Sunday, 29 September 2013

Comfort Food by Kitty Thomas

Comfort Food

It has potential but is lacking in a lot of things.

 Firstly, let me state that is NOT a romance. There is no love story and there is no romance, only twisted, raw and graphic scenes of sex. It is a dark erotic fiction that explores the psychological theme of ownership and basically, Stockholm Syndrome. 

The concept was good, but the story was too short which made everything rushed and limited the story line and plot. I wish the author dug deeper into her mysterious character who's name we do not find out. I feel like he, who was actually interesting, was not written in such a way that we could explore the depths of his characteristics, and experience through the protagonist, different facets of his personality. There was none of that; he was pretty two dimensional. I was captivated by his handicap and thought that it was all so abrupt and cut too short. 

 There isn't much of a plot at all. Nothing happens. It's like the story begins half way through and finishes three quarters of the way through something that could have been extended into a proper novel with thorough subplots and a more interesting monologue from the protagonist. 

 Taking in mind that this is a short novel, I can't help but think that every single aspect of the novel has been narrowed into something that just scrapes the surface of the issues and topics concerned. The story just fell flat on it's arse.

 Rating: 2*

Truth (Consequences #2) by Aleatha Romig

Truth (Consequences, #2)

Loved it. Much better than the first one. Mind-bendingly brilliant and now I gots a taste for a man who is older, thanks to Tony and his fucked up hotness.

I learnt to appreciate the authors style and quality of writing, though there were some pointless chapters like the ones with Sophia and Derek - I found them to be quite boring and impatiently scanned through them most of the time. My one other critique about the authors writing was that she used the word 'vista' to describe EVERYTHING in both book 1 & 2. It became predictable when she was going to use it. "Claire looked out the window and scanned the urban vista," blah blah blah. That's not an actual quote, just me giving a rubbish example.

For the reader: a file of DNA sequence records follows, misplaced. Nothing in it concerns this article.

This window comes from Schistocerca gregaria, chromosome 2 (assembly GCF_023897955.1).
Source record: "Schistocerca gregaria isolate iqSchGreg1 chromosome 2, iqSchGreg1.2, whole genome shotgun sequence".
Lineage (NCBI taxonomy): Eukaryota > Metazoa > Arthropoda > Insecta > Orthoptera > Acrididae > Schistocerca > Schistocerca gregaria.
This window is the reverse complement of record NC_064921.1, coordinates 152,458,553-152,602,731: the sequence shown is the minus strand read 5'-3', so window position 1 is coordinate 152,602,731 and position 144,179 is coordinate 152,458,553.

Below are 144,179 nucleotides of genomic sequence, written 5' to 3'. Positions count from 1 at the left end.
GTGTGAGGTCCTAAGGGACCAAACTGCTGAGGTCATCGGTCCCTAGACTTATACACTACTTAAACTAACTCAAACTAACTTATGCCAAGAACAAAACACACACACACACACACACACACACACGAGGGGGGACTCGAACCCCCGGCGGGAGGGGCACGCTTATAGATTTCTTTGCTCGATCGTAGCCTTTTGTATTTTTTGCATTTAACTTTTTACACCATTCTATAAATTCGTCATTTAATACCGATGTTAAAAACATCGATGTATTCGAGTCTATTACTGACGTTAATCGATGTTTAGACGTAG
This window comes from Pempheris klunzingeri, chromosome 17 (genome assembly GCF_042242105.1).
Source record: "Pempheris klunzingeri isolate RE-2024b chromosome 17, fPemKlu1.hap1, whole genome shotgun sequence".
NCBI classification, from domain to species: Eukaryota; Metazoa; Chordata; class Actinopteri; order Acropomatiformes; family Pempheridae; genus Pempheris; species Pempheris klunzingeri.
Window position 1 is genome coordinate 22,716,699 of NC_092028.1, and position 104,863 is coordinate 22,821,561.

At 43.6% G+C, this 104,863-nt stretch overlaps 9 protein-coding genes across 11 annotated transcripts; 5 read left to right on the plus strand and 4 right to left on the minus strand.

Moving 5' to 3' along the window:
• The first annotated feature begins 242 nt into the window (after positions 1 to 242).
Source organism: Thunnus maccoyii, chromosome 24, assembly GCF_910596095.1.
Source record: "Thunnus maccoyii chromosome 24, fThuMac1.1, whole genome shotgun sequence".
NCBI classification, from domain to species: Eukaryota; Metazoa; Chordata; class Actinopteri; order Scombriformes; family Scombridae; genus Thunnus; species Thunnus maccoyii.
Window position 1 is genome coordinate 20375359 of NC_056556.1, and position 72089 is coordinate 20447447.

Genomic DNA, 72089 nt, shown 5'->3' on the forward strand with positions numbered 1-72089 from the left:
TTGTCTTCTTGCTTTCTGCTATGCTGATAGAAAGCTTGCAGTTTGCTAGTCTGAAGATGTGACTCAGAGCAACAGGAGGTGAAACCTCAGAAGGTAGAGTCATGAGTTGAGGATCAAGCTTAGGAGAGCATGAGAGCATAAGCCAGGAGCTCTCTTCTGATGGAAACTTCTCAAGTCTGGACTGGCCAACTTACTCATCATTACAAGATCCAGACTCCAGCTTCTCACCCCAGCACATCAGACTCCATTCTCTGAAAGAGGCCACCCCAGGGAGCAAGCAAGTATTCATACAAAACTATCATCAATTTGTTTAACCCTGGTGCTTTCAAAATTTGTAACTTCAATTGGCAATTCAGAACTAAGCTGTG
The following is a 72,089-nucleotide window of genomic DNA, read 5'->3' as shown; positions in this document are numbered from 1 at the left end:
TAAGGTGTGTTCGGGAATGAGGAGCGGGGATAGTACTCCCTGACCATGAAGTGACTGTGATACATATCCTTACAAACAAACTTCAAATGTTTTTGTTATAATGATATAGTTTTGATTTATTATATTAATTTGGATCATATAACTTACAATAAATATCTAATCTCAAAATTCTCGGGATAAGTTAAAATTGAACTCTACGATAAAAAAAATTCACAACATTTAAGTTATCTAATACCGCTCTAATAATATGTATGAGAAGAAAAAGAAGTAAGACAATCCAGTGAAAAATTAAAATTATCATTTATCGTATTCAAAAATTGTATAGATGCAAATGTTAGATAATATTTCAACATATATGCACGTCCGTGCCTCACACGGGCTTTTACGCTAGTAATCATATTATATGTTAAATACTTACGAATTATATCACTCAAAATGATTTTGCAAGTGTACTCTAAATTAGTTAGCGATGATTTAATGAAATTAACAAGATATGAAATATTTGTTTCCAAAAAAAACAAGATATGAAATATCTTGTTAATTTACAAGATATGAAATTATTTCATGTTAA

I always knew from the very start of book 1 that Catherine was a fucking psycho. 

I loved the way the back story was woven together and related to the main plot, and how the revelations were subtly revealed through a mixed third person narrative. 

I have no idea how I went from loathing Tony within the first half, then loving him in the second. For that, again I appraise you, Aleatha Romig. 

Now I can't wait for book 3 which comes out in two weeks time.

The Bronze Horseman by Paullina Simmons (The Bronze Horseman #1)

The Bronze Horseman (The Bronze Horseman, #1)

I praise thee, Paullina Simmons. I completely holed myself away for two weekends with this one.

One of the best books I've read, absolutely timeless. 

A story of the hardships of the best hero and heroine combo ever, during the invasion of the Germans in Russia during WWII. 

Book 2, here I come.

6 stars. 6 well deserved stars.

Thursday, 26 September 2013

A Different Blue by Amy Harmon

A Different Blue

This is a story of self discovery. It's a sad journey of the protagonist's life really but the ending is dependent on whether your glass is half full or half empty at the time you read it. You have to have patience when reading this book and absorb it slowly instead of trying to rush it, because it won't have the right effect on you. I lack patience when it comes to whizzing through books and so thought it was a little bit slow at times for me but a total adventure and not in the superficial sense. 

I admire how the author did not overthrow the love story elements with constant lovey dovey rubbish. Everything was paced and sweetly spaced out; nothing over the top. The romance in the story is tame which makes a nice change because it allows you to focus more on the real tale which is both diverse and intense.

The quality of the writing is good- creative and detailed- although there were a few little editing mistakes but these were far and wide. The sub-stories were interwoven nicely and surprisingly not so far fetched. The plot was well thought of as well as the interesting revelations, particularly at the end.